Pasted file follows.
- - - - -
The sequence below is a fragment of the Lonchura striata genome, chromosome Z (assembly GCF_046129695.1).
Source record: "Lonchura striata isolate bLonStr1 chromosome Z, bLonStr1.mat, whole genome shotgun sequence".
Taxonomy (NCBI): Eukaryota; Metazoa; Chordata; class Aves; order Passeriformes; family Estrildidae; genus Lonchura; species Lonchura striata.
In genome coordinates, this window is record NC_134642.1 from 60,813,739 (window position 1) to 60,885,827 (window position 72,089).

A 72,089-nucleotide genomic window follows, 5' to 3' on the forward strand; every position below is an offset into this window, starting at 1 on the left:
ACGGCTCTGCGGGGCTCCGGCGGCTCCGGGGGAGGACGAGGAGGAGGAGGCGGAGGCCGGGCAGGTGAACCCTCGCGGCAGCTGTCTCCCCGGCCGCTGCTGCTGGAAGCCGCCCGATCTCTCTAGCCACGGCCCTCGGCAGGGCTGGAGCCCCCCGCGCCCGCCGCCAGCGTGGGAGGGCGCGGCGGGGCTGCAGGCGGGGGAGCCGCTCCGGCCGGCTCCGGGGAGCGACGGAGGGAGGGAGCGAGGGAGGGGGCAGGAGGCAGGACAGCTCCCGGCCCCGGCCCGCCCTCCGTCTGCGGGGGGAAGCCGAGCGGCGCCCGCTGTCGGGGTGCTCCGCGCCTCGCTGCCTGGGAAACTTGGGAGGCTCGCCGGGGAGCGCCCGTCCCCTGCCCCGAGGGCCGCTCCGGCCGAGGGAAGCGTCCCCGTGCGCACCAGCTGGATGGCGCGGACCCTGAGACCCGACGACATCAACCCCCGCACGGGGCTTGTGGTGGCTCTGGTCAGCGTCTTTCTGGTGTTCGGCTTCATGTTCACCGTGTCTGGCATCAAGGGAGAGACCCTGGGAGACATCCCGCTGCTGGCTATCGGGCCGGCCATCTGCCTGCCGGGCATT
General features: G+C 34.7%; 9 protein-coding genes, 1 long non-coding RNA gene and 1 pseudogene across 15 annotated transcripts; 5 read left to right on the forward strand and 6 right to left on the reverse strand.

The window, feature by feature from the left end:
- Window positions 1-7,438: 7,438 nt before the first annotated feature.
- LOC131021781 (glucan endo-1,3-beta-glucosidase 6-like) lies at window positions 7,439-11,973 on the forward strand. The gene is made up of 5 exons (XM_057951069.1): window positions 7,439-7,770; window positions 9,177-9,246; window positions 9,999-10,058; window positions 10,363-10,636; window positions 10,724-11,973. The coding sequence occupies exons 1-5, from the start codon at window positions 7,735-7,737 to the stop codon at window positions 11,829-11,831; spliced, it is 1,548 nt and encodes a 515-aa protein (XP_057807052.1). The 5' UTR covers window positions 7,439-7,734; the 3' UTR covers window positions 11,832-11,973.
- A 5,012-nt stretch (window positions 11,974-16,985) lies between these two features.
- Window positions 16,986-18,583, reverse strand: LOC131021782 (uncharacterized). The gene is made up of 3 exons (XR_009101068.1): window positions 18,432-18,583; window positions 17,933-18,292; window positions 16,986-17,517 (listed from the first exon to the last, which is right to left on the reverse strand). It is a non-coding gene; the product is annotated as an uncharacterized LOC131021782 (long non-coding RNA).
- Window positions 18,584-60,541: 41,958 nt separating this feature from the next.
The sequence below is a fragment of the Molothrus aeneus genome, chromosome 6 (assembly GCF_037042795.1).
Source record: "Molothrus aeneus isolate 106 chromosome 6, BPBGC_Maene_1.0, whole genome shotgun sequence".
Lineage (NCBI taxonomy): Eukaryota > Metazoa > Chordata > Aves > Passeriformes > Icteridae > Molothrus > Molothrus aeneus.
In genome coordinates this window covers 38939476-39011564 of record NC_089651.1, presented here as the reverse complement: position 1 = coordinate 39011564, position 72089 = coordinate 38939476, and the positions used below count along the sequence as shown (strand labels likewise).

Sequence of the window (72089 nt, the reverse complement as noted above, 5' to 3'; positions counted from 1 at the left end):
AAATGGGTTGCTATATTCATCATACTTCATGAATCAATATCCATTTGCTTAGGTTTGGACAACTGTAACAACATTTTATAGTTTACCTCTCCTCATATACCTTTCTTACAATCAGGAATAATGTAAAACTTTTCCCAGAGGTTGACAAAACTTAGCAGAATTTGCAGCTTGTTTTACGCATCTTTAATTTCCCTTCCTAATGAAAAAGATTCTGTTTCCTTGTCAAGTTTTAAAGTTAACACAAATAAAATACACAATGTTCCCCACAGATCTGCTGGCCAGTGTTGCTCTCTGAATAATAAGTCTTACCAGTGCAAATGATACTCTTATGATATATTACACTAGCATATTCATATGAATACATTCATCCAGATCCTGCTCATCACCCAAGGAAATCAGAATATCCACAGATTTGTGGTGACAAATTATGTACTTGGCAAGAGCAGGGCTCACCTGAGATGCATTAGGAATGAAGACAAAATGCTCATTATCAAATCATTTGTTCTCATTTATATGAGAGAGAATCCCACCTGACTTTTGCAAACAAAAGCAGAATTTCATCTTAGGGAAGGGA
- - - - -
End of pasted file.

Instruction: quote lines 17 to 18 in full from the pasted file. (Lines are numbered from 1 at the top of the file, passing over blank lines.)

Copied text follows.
In genome coordinates this window covers 38939476-39011564 of record NC_089651.1, presented here as the reverse complement: position 1 = coordinate 39011564, position 72089 = coordinate 38939476, and the positions used below count along the sequence as shown (strand labels likewise).

Sequence of the window (72089 nt, the reverse complement as noted above, 5' to 3'; positions counted from 1 at the left end):